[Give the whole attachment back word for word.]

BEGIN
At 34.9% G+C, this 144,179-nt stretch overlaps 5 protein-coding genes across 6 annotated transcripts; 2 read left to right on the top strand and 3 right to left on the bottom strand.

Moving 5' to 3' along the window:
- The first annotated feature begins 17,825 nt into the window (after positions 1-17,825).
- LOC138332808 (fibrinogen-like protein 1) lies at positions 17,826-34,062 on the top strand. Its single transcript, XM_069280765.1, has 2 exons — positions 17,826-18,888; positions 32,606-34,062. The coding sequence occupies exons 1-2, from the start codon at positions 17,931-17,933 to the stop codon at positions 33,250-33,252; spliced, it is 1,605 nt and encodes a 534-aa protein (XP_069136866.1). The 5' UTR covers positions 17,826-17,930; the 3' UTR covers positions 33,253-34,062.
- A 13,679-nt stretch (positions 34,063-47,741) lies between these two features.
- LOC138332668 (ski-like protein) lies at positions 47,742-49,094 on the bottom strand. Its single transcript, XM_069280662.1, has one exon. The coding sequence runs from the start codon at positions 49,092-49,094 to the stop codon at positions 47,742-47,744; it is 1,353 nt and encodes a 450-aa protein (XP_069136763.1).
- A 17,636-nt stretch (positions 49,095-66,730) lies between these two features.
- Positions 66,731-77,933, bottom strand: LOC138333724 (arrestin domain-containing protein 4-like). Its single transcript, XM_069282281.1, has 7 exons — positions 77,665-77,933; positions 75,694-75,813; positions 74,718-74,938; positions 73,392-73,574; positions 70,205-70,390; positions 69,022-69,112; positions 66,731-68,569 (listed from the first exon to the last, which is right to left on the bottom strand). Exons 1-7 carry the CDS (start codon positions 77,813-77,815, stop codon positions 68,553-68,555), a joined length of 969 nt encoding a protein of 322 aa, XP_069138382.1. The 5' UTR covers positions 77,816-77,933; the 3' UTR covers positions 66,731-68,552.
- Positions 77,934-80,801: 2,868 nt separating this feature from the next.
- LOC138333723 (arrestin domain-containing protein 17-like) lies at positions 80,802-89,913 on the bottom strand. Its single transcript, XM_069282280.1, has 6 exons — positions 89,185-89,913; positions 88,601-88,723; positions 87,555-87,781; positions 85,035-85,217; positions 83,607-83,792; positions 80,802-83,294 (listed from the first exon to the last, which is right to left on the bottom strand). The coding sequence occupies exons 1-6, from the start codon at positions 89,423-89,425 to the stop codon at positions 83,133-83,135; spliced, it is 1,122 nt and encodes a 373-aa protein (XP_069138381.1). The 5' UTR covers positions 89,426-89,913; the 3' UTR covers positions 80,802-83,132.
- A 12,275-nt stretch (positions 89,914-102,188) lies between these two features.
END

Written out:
At 34.9% G+C, this 144,179-nt stretch overlaps 5 protein-coding genes across 6 annotated transcripts; 2 read left to right on the top strand and 3 right to left on the bottom strand.

Moving 5' to 3' along the window:
- The first annotated feature begins 17,825 nt into the window (after positions 1-17,825).
- LOC138332808 (fibrinogen-like protein 1) lies at positions 17,826-34,062 on the top strand. Its single transcript, XM_069280765.1, has 2 exons — positions 17,826-18,888; positions 32,606-34,062. The coding sequence occupies exons 1-2, from the start codon at positions 17,931-17,933 to the stop codon at positions 33,250-33,252; spliced, it is 1,605 nt and encodes a 534-aa protein (XP_069136866.1). The 5' UTR covers positions 17,826-17,930; the 3' UTR covers positions 33,253-34,062.
- A 13,679-nt stretch (positions 34,063-47,741) lies between these two features.
- LOC138332668 (ski-like protein) lies at positions 47,742-49,094 on the bottom strand. Its single transcript, XM_069280662.1, has one exon. The coding sequence runs from the start codon at positions 49,092-49,094 to the stop codon at positions 47,742-47,744; it is 1,353 nt and encodes a 450-aa protein (XP_069136763.1).
- A 17,636-nt stretch (positions 49,095-66,730) lies between these two features.
- Positions 66,731-77,933, bottom strand: LOC138333724 (arrestin domain-containing protein 4-like). Its single transcript, XM_069282281.1, has 7 exons — positions 77,665-77,933; positions 75,694-75,813; positions 74,718-74,938; positions 73,392-73,574; positions 70,205-70,390; positions 69,022-69,112; positions 66,731-68,569 (listed from the first exon to the last, which is right to left on the bottom strand). Exons 1-7 carry the CDS (start codon positions 77,813-77,815, stop codon positions 68,553-68,555), a joined length of 969 nt encoding a protein of 322 aa, XP_069138382.1. The 5' UTR covers positions 77,816-77,933; the 3' UTR covers positions 66,731-68,552.
- Positions 77,934-80,801: 2,868 nt separating this feature from the next.
- LOC138333723 (arrestin domain-containing protein 17-like) lies at positions 80,802-89,913 on the bottom strand. Its single transcript, XM_069282280.1, has 6 exons — positions 89,185-89,913; positions 88,601-88,723; positions 87,555-87,781; positions 85,035-85,217; positions 83,607-83,792; positions 80,802-83,294 (listed from the first exon to the last, which is right to left on the bottom strand). The coding sequence occupies exons 1-6, from the start codon at positions 89,423-89,425 to the stop codon at positions 83,133-83,135; spliced, it is 1,122 nt and encodes a 373-aa protein (XP_069138381.1). The 5' UTR covers positions 89,426-89,913; the 3' UTR covers positions 80,802-83,132.
- A 12,275-nt stretch (positions 89,914-102,188) lies between these two features.